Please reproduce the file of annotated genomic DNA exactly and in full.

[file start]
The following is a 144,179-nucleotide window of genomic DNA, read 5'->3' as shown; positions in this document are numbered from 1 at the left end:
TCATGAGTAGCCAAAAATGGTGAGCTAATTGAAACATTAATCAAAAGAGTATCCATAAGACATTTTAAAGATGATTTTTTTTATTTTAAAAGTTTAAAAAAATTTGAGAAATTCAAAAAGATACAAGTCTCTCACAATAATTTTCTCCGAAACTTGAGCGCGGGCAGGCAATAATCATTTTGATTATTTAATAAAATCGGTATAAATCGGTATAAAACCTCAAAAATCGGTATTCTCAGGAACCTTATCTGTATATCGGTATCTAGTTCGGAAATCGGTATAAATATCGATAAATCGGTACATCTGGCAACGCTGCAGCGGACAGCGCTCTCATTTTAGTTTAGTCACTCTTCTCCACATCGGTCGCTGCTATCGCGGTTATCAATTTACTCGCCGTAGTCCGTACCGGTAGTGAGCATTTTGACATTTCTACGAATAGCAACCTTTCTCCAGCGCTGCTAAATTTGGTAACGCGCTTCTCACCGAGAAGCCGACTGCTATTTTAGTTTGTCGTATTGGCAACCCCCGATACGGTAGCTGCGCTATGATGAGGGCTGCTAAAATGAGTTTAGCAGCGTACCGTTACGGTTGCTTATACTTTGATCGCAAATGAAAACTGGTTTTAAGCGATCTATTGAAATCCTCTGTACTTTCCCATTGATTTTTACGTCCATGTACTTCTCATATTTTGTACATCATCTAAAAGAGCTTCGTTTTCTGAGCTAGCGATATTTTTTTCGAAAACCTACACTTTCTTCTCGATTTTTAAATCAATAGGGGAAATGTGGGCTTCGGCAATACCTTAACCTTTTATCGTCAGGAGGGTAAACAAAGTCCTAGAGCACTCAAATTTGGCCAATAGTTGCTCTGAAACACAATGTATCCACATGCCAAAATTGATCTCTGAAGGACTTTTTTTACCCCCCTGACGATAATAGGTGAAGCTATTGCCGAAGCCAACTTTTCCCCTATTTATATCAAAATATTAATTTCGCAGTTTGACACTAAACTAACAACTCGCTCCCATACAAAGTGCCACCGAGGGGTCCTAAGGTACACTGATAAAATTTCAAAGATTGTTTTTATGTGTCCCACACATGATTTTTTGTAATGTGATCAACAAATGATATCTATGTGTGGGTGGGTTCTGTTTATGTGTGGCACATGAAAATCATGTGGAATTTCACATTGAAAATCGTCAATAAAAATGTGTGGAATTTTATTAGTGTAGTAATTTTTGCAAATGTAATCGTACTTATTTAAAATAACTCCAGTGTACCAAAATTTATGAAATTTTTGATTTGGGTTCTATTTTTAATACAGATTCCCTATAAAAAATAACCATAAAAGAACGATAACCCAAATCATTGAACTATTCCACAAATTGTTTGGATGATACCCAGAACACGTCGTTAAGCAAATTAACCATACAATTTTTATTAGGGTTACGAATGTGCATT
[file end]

The following is a 144,179-nucleotide window of genomic DNA, read 5'->3' as shown; positions in this document are numbered from 1 at the left end:
TCATGAGTAGCCAAAAATGGTGAGCTAATTGAAACATTAATCAAAAGAGTATCCATAAGACATTTTAAAGATGATTTTTTTTATTTTAAAAGTTTAAAAAAATTTGAGAAATTCAAAAAGATACAAGTCTCTCACAATAATTTTCTCCGAAACTTGAGCGCGGGCAGGCAATAATCATTTTGATTATTTAATAAAATCGGTATAAATCGGTATAAAACCTCAAAAATCGGTATTCTCAGGAACCTTATCTGTATATCGGTATCTAGTTCGGAAATCGGTATAAATATCGATAAATCGGTACATCTGGCAACGCTGCAGCGGACAGCGCTCTCATTTTAGTTTAGTCACTCTTCTCCACATCGGTCGCTGCTATCGCGGTTATCAATTTACTCGCCGTAGTCCGTACCGGTAGTGAGCATTTTGACATTTCTACGAATAGCAACCTTTCTCCAGCGCTGCTAAATTTGGTAACGCGCTTCTCACCGAGAAGCCGACTGCTATTTTAGTTTGTCGTATTGGCAACCCCCGATACGGTAGCTGCGCTATGATGAGGGCTGCTAAAATGAGTTTAGCAGCGTACCGTTACGGTTGCTTATACTTTGATCGCAAATGAAAACTGGTTTTAAGCGATCTATTGAAATCCTCTGTACTTTCCCATTGATTTTTACGTCCATGTACTTCTCATATTTTGTACATCATCTAAAAGAGCTTCGTTTTCTGAGCTAGCGATATTTTTTTCGAAAACCTACACTTTCTTCTCGATTTTTAAATCAATAGGGGAAATGTGGGCTTCGGCAATACCTTAACCTTTTATCGTCAGGAGGGTAAACAAAGTCCTAGAGCACTCAAATTTGGCCAATAGTTGCTCTGAAACACAATGTATCCACATGCCAAAATTGATCTCTGAAGGACTTTTTTTACCCCCCTGACGATAATAGGTGAAGCTATTGCCGAAGCCAACTTTTCCCCTATTTATATCAAAATATTAATTTCGCAGTTTGACACTAAACTAACAACTCGCTCCCATACAAAGTGCCACCGAGGGGTCCTAAGGTACACTGATAAAATTTCAAAGATTGTTTTTATGTGTCCCACACATGATTTTTTGTAATGTGATCAACAAATGATATCTATGTGTGGGTGGGTTCTGTTTATGTGTGGCACATGAAAATCATGTGGAATTTCACATTGAAAATCGTCAATAAAAATGTGTGGAATTTTATTAGTGTAGTAATTTTTGCAAATGTAATCGTACTTATTTAAAATAACTCCAGTGTACCAAAATTTATGAAATTTTTGATTTGGGTTCTATTTTTAATACAGATTCCCTATAAAAAATAACCATAAAAGAACGATAACCCAAATCATTGAACTATTCCACAAATTGTTTGGATGATACCCAGAACACGTCGTTAAGCAAATTAACCATACAATTTTTATTAGGGTTACGAATGTGCATT